There have been many times when I have seen parents grieve when the psycho-educational testing reveals severe learning differences or deficits in young children. I have seen parents unwilling to accept their children's strengths and weaknesses, instead blaming the teacher or the school for their problems. I have watched countless parents struggle with issues of school placement for children, because they want to treat all their children equally, fairly. And here is where Lavoie's wisdom intersects with our parashah. Fairness is giving our children what they each individually need, not in treating them all the same way. Rabbinic tradition unfortunately demonizes Esau, identifying him first with our enemy Edom, then Rome, while it glorifies Jacob as the paean of pupil excellence setting up an unhealthy dichotomy and inappropriate stereotype for how we value our children and their needs. One child may do very well in a day school setting, but another sibling may be better off in an alternative educational milieu. Sure, it's more convenient to have all our kids in one school, but is it fair to each of our children to sacrifice one for the needs of the other by setting the standard of fairness as meaning that all our children must do the same thing in the same way?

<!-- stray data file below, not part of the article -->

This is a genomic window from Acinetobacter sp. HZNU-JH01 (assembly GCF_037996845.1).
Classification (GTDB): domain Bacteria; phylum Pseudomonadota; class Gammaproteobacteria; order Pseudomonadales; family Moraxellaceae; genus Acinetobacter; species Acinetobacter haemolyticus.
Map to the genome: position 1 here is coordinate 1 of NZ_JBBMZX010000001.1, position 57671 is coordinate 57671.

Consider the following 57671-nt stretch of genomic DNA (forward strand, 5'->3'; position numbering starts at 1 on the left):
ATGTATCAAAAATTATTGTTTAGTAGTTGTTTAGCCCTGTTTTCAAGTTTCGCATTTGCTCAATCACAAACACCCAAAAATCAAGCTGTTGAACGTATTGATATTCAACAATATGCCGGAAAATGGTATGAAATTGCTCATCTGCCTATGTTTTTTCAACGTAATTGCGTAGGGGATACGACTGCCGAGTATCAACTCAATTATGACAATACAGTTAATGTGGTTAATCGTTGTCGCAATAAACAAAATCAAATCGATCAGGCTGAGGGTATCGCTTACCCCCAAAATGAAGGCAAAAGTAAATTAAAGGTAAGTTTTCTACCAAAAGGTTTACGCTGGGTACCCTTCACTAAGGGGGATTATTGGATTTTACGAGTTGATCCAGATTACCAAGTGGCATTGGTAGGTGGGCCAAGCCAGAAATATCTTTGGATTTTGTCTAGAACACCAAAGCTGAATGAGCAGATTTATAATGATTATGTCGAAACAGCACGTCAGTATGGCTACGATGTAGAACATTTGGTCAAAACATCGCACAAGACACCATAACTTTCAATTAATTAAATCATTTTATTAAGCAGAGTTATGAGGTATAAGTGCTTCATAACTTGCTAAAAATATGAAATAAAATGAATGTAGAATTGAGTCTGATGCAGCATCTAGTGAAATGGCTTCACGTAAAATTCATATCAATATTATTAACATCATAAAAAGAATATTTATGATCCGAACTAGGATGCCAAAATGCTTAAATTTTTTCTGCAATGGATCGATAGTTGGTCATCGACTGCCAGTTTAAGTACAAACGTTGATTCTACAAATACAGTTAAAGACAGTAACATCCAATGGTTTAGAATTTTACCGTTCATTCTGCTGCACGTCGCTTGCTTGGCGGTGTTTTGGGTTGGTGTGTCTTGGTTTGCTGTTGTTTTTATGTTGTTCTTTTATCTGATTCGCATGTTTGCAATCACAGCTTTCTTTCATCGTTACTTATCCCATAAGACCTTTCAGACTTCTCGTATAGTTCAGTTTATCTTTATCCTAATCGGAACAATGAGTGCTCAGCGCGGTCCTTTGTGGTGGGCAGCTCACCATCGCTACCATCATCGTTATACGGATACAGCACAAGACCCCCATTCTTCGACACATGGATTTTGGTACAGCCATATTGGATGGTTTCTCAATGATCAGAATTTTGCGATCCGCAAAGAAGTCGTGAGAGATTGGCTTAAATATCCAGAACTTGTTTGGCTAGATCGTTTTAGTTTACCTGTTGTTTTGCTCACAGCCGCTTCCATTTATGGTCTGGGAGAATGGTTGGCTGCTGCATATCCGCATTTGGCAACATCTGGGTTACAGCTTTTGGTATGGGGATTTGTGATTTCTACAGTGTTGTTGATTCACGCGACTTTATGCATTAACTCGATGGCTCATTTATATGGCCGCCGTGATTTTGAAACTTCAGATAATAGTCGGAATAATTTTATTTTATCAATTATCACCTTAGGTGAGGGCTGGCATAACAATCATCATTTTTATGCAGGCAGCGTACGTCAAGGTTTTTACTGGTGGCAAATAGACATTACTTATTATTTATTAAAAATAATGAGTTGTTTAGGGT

The epic struggle of Jacob and Esau to develop self esteem and individuality is paradigmatic for the way we treat each of our children. This also may mean that we need to strive mightily to provide alternative means of access to Jewish learning for the wide variety of talents and intelligences different children bring to their Jewish school experiences. We have our Esaus and our Jacobs, and we must provide experiences that value both types of learners if we are to capitalize on the multiple strengths our children can contribute to the Jewish people. Esau's way of apprehending and encountering the world is no less relevant to his spiritual development than Jacob's approach. May we as educators and parents have the wisdom to value our children's differences and show our fairness by meeting each person's individual needs. Ironically, as I sit here at my computer keyboard composing this essay, listening to the plumber fix my humidifier, I wonder which one of us knows better the path to the living God?

Shabbat shalom.

Rabbi Steven Brown



The publication and distribution of Rabbi Brown's commentary on Parashat Tol'dot are made possible by a generous grant from Rita Dee and Harold (z"l) Hassenfeld.